What are some signs of coronary artery disease?


Quick Answer

Signs and symptoms of coronary artery disease include angina, shortness of breath, rapid heartbeat, nausea and weakness, according to Healthline. Feeling as if the heart is skipping beats, called palpitations, is another symptom. Narrowed arteries characterize this condition, causing an insufficient supply of oxygenated blood to the heart, particularly during exercise, says Mayo Clinic.

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Full Answer

Coronary artery disease may have no noticeable signs at first, but signs may start occurring as plaque continues to accumulate in the coronary arteries, explains Mayo Clinic. The primary symptom of coronary artery disease is angina, which is a pain that can occur in the chest, left shoulder, neck, arms or in the back if the heart does not receive sufficient oxygen and blood, reports Healthline. The heart may become weak, causing heart failure or abnormal heart rhythms.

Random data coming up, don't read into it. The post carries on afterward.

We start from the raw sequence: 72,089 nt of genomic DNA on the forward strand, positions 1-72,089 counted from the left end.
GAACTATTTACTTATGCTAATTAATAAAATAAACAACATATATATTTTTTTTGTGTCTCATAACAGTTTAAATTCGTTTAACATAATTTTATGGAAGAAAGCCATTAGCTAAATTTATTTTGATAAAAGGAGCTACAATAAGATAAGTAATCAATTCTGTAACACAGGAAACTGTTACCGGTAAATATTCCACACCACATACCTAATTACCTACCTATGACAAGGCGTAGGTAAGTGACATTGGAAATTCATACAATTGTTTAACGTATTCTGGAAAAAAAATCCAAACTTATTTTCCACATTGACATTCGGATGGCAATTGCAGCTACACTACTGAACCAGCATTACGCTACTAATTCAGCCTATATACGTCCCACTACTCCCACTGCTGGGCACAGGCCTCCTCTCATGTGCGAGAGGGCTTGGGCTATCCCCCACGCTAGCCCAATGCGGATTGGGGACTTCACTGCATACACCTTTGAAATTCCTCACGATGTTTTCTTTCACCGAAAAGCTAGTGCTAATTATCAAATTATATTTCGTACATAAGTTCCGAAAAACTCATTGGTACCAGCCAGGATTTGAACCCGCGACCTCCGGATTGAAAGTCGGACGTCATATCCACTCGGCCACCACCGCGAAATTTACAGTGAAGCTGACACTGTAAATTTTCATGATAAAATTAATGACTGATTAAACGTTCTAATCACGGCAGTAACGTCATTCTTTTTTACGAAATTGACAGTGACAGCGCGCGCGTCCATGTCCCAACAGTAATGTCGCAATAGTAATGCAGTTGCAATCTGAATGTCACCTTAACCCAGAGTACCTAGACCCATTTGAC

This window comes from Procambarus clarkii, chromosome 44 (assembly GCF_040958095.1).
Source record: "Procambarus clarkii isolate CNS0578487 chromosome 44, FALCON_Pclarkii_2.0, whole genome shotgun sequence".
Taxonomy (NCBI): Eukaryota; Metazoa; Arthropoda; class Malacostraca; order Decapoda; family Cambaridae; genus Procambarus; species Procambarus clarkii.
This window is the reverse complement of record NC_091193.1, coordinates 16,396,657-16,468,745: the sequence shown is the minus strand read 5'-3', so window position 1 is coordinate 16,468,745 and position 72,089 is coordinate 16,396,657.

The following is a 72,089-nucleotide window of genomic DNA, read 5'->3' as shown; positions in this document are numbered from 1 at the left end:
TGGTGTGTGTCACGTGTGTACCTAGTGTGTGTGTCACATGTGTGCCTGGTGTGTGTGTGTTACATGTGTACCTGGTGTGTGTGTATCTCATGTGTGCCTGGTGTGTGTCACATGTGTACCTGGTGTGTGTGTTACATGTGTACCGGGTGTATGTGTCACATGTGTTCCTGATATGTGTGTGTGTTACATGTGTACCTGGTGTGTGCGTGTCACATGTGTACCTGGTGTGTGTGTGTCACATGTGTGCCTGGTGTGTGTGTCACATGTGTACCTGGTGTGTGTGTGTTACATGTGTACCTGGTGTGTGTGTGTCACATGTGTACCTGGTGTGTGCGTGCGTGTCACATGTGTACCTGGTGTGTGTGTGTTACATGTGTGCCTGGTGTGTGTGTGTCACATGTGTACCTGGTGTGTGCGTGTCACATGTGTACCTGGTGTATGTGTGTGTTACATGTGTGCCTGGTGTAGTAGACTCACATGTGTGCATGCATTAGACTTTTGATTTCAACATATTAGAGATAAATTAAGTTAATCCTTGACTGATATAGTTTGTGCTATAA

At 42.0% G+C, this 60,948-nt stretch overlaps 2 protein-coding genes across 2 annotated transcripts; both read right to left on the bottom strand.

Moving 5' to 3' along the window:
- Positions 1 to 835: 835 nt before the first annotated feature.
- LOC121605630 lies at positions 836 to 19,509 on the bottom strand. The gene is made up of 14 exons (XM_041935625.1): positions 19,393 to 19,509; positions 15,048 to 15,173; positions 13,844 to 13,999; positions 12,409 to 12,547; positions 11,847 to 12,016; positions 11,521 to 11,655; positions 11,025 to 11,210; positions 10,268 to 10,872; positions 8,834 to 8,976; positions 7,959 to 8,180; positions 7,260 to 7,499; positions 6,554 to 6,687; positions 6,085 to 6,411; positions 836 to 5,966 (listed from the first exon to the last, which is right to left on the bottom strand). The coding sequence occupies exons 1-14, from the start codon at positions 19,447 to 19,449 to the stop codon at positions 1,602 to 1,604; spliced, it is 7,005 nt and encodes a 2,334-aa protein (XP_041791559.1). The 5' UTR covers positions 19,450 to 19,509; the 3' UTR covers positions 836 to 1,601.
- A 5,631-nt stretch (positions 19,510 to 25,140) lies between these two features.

Doctors believe that coronary artery disease occurs from damage to the inner layer of a coronary artery, causing atherosclerosis, a condition in which fatty deposits build up in the arteries, notes Mayo Clinic. Causes include diabetes, smoking, inactive lifestyle and high blood pressure, causing narrowing and thickening of the arteries. The risk factors increase with age, a family history of heart disease, increased stress in life and high levels of homocysteine, which is an amino acid for making and maintaining body tissue. Patients with signs of coronary artery disease should seek immediate medical attention, advises Healthline.

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